The U.S. tax code allows qualified workers to deduct a percentage of job-related training expenses as a business expense. People transitioning into a new career field also may be able to deduct some of their training and educational expenses. Available options include a business deduction for work-related education and the Lifetime Learning Tax Credit.
Tax Deduction vs. Tax Credit
A business tax deduction and the Lifetime Learning Tax Credit achieve the same goal in different ways. Although both can reduce your total income tax liability, a business tax deduction achieves this by reducing taxable income, thereby reducing your tax bill. In contrast, the $2,000 Lifetime Learning Tax Credit does not affect your taxable income because you apply it after calculating your tax bill. However, it can reduce your tax liability up to the amount you owe.
Business Deduction Requirements
IRS rules say that for training to qualify as a business deduction, it must serve a legitimate purpose and benefit your employer. For example, either your employer or a law must require it to keep your present salary, status or job, or training must be necessary to maintain or improve current job skills. Although you can deduct training expenses associated with a post-secondary degree, the program must apply to your current career field, rather than simply qualifying you to transition into a new trade or business.
Taking a Business Deduction
If you qualify, the IRS allows you to include tuition, books, supplies, lab fees and associated expenses in a business deduction. You also can include certain transportation expenses, such as local transportation costs of going directly from work to school. To get the deduction, you must itemize deductions on Form 1040. In addition, work-related education expenses are subject to the two percent income exclusion, meaning that you only qualify if the total exceeds two percent of your adjusted gross income.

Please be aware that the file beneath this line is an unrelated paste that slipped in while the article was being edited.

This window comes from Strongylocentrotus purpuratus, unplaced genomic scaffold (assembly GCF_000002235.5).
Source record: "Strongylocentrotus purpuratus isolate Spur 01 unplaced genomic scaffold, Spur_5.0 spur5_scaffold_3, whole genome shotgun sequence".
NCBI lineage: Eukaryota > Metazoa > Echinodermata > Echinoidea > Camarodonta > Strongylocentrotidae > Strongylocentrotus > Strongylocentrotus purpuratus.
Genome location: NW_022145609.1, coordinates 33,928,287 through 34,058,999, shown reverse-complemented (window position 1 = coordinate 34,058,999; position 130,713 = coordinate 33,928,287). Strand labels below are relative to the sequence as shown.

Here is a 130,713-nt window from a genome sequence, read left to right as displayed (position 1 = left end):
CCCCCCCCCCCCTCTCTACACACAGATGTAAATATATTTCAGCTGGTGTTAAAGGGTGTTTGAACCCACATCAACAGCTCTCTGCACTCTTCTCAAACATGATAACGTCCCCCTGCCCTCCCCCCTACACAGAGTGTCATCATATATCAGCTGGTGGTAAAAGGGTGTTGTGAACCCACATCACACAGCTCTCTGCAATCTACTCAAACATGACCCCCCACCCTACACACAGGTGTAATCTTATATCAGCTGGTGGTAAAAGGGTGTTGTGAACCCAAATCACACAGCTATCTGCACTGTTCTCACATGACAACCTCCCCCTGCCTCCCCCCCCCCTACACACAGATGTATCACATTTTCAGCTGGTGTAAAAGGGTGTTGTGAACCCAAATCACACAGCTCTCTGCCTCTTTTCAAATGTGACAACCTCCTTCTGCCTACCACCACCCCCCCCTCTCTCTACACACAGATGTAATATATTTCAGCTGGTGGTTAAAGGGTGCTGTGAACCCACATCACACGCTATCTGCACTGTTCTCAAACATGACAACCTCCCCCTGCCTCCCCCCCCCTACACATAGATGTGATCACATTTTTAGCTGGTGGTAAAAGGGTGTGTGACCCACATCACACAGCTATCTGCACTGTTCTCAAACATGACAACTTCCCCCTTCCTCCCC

Lifetime Learning Credit
The Lifetime Learning Credit may apply if you enroll in a post-secondary degree program or take classes at a qualified educational institution to acquire new job skills. The tax credit allows for up to $2,000 each year for tuition, books, supplies, and equipment paid directly to the institution as a condition of enrollment or attendance. For example, books purchased from the school bookstore qualify, but not books you purchase from an independent retail website. In addition, there are income limitations. To qualify, your income cannot exceed $127,000 if married filing jointly, or $63,000 if filing single, head of household or as a qualifying widow or widower. Unlike with a tax credit, you can apply the credit whether you file using Form 1040 or 1040A.
Based in Green Bay, Wisc., Jackie Lohrey has been writing professionally since 2009. In addition to writing web content and training manuals for small business clients and nonprofit organizations, including ERA Realtors and the Bay Area Humane Society, Lohrey also works as a finance data analyst for a global business outsourcing company.